So in the magical city of Kakfa, the Golem, of Kepler, there were disruptions of the everyday with the hanging of empty frames on streets to create fleeting images, cobblestones were replaced by flowers, and Czech artists interrupted the silence of normalization by actions and activity that was often collective. Magic was returned in fleeting moments that only some may have seen, and they may have been amused, bemused, or cheered by these noisy moments that have left no physical traces today, but whose power is not silent, or silenced. Such are the moments that make history.
 Jack Spicer, “Imaginary Elegies, I-IV”, in Allen, Donald M., The New American Poetry, 1945-1960, Berkely: Univesity of California Press [1999 edn.], p.143
 Jaroslav Anděl (curator),“The Poster in the Clash of Ideologies, 1914-2014”, DOX Centre for Contemporary Art, Prague, 14 February-19 May 2014.
 Liu Xia, “The Silent Strength of Liu Xia” (exhibition), DOX Centre for Contemporary Art, Prague. Exhibition runs from 28 February-9 June 2014.
Jiří Hůla (curator), “Pražská imaginace, 1985-2005”, DOX Centre for Contemporary Art, Prague. Exhibition officially ran from 6 March-20 April 2014.
 Judt, Tony and Snyder, Timothy, Thinking the Twentieth Century, London: Wiliam Heinemann 2012, p.234
 Bren, Paulina, The Greengrocer and His TV: The Culture of Communism after the 1968 Prague Spring, Ithaca and London: Cornell University Press 2010, p.3
 Morganova, Pavlina, Czech Action Art: Happenings, Actions, Events, Land Art, Body Art and Performance Art Behind the Iron Curtain, Prague: Karolinum Press 2014, p.49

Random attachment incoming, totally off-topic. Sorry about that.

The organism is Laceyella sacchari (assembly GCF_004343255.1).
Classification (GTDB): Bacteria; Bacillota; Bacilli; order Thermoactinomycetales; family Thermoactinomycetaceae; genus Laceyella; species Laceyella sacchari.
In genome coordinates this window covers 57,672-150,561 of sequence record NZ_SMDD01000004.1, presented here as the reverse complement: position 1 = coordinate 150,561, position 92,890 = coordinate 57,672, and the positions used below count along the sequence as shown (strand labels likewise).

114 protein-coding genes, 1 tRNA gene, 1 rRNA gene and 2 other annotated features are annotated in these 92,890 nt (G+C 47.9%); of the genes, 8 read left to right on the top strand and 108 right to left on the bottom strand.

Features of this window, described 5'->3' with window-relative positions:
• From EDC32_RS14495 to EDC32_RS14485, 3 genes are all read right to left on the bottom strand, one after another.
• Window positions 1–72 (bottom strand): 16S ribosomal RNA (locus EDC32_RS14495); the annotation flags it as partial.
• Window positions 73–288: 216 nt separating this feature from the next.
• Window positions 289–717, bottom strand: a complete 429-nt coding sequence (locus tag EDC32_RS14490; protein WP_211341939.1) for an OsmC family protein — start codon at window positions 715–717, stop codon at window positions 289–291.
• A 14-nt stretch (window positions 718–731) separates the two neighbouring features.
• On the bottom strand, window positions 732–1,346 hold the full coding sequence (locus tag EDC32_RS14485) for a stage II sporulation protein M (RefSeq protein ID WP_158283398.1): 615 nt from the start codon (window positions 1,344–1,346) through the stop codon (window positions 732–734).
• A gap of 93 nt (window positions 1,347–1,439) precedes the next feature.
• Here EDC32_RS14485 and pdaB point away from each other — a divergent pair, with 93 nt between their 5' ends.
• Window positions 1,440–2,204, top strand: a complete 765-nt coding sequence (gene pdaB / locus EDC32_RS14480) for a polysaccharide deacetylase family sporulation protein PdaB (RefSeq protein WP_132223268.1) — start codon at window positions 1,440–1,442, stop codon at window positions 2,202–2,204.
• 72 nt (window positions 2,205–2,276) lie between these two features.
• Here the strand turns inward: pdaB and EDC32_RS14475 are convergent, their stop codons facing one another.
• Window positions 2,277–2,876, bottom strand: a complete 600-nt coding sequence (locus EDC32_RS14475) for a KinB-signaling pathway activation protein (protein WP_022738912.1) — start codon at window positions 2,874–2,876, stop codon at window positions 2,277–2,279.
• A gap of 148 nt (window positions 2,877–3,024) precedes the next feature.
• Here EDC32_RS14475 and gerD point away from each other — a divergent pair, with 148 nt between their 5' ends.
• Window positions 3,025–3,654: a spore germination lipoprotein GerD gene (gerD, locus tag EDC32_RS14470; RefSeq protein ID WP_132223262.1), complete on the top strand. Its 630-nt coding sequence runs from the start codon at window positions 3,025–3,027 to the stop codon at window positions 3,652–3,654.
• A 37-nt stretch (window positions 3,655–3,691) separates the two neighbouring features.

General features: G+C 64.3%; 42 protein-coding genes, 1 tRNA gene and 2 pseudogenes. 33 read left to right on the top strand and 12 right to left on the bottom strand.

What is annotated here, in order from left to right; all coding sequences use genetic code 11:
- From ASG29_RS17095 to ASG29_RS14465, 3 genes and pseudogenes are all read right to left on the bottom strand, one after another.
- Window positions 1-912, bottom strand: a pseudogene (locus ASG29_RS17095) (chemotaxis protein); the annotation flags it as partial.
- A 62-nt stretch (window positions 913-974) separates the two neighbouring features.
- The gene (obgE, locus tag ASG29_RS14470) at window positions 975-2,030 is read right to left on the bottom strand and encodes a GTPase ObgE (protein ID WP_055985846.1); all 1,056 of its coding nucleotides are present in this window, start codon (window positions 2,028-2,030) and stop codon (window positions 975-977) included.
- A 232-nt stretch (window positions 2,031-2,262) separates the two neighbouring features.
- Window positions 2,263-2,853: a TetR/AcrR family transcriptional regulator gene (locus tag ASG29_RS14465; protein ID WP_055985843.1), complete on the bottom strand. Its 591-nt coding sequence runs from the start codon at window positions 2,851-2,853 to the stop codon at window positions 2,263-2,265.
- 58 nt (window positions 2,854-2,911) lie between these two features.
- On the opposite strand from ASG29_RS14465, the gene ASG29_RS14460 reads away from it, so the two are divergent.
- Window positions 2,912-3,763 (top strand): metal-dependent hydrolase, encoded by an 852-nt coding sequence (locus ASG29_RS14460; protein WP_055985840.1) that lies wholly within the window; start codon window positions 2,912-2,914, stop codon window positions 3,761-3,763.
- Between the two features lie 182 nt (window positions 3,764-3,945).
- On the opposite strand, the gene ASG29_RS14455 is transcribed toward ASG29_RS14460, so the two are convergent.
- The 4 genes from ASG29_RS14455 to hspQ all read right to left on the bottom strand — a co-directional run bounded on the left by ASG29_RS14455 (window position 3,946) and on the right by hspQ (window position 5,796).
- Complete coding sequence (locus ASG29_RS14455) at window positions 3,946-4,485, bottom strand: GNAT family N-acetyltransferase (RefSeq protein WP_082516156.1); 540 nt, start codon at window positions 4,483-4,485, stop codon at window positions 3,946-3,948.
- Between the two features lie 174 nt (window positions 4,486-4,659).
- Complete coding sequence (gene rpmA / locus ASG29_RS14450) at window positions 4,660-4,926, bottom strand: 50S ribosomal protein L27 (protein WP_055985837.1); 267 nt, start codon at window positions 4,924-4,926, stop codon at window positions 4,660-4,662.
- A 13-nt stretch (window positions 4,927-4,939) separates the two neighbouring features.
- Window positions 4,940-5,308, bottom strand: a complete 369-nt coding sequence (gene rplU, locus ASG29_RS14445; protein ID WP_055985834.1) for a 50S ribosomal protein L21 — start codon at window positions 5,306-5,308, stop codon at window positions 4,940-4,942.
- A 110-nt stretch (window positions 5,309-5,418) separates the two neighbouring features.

Review of Jo Langer, Convictions: My Life With A Good Communist (2nd ed. London: Granta, 2011)
In the early 1950s, the Czechoslovak revolution, like the Russian before it, began devouring its own children. Former high officials of the Communist Party were arrested, tortured, and forced to sign false confessions detailing their activities as imperialist/ Trotskyist/ Titoist/Zionist spies. Those who had spent time in the west before or during the Second World War were most vulnerable, likely to have been traitors, corrupted into serving capitalism. Jews, ironically and sickeningly, were as a group also particularly vulnerable, as in a new twist on the racist stereotype of the ‘wandering Jew’, were deemed ‘cosmopolitan’, open again to the lure and corruption of the west and in particular, that of Israel. Ironic and sickening in that communism was supposedly an ideology that knew no boundary of ethnicity or religion, and in that the accused communist Jews were often the first who for years had been ‘wandering’ in the west due to being forced into exile for their communist and anti-fascist activities, many volunteering in the fight against Franco in Spain, and continuing their struggle in the underground resistance throughout Europe during the Second World War. Communist states, supposedly solidly built on anti-fascist foundations, now saw those with the clearest anti-fascist credentials as suspect. Even those at the very top of the pyramid were prone to a crushing fall, and the terror culminated in the infamous trial of former secretary-general of the party Rudolf Slánský and thirteen other defendants from 1951-3. Of these, eleven were Jewish, and in total, twelve were hanged. The story of the trial has been told well in the account of one of the defendants, Artur London in his 1968 book L’Aveu, published in English variously as The Confession and On Trial, and made into a film by the former name in 1970 by Costa-Gavras. A powerful accompaniment to London’s account is that of Jo Langer, wife of an imprisoned victim of the trial, Oscar Langer.